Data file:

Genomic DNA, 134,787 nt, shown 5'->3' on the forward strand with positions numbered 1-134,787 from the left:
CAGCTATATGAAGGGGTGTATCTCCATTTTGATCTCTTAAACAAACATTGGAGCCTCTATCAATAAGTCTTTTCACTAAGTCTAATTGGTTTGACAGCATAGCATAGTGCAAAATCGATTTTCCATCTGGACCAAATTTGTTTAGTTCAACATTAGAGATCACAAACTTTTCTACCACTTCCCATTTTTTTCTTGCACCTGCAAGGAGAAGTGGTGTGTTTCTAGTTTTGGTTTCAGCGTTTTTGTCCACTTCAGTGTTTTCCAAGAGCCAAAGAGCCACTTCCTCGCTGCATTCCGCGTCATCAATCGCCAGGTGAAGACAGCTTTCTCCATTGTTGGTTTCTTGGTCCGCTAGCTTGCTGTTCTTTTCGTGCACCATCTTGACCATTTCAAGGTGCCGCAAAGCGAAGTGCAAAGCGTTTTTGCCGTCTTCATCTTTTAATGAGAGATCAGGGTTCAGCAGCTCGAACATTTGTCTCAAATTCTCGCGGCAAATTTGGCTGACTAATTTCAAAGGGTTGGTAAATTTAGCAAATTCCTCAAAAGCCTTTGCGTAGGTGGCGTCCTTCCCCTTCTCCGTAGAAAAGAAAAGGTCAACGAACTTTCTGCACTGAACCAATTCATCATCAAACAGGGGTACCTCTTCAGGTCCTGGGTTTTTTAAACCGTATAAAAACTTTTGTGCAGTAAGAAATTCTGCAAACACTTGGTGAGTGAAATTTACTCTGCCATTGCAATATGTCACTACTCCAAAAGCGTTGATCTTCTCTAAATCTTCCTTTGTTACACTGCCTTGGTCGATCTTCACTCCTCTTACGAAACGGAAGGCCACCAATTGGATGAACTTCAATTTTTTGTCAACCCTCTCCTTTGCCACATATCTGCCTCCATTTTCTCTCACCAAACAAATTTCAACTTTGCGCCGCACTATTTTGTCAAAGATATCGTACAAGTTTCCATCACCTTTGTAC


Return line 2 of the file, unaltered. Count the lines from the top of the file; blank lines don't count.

CAGCTATATGAAGGGGTGTATCTCCATTTTGATCTCTTAAACAAACATTGGAGCCTCTATCAATAAGTCTTTTCACTAAGTCTAATTGGTTTGACAGCATAGCATAGTGCAAAATCGATTTTCCATCTGGACCAAATTTGTTTAGTTCAACATTAGAGATCACAAACTTTTCTACCACTTCCCATTTTTTTCTTGCACCTGCAAGGAGAAGTGGTGTGTTTCTAGTTTTGGTTTCAGCGTTTTTGTCCACTTCAGTGTTTTCCAAGAGCCAAAGAGCCACTTCCTCGCTGCATTCCGCGTCATCAATCGCCAGGTGAAGACAGCTTTCTCCATTGTTGGTTTCTTGGTCCGCTAGCTTGCTGTTCTTTTCGTGCACCATCTTGACCATTTCAAGGTGCCGCAAAGCGAAGTGCAAAGCGTTTTTGCCGTCTTCATCTTTTAATGAGAGATCAGGGTTCAGCAGCTCGAACATTTGTCTCAAATTCTCGCGGCAAATTTGGCTGACTAATTTCAAAGGGTTGGTAAATTTAGCAAATTCCTCAAAAGCCTTTGCGTAGGTGGCGTCCTTCCCCTTCTCCGTAGAAAAGAAAAGGTCAACGAACTTTCTGCACTGAACCAATTCATCATCAAACAGGGGTACCTCTTCAGGTCCTGGGTTTTTTAAACCGTATAAAAACTTTTGTGCAGTAAGAAATTCTGCAAACACTTGGTGAGTGAAATTTACTCTGCCATTGCAATATGTCACTACTCCAAAAGCGTTGATCTTCTCTAAATCTTCCTTTGTTACACTGCCTTGGTCGATCTTCACTCCTCTTACGAAACGGAAGGCCACCAATTGGATGAACTTCAATTTTTTGTCAACCCTCTCCTTTGCCACATATCTGCCTCCATTTTCTCTCACCAAACAAATTTCAACTTTGCGCCGCACTATTTTGTCAAAGATATCGTACAAGTTTCCATCACCTTTGTAC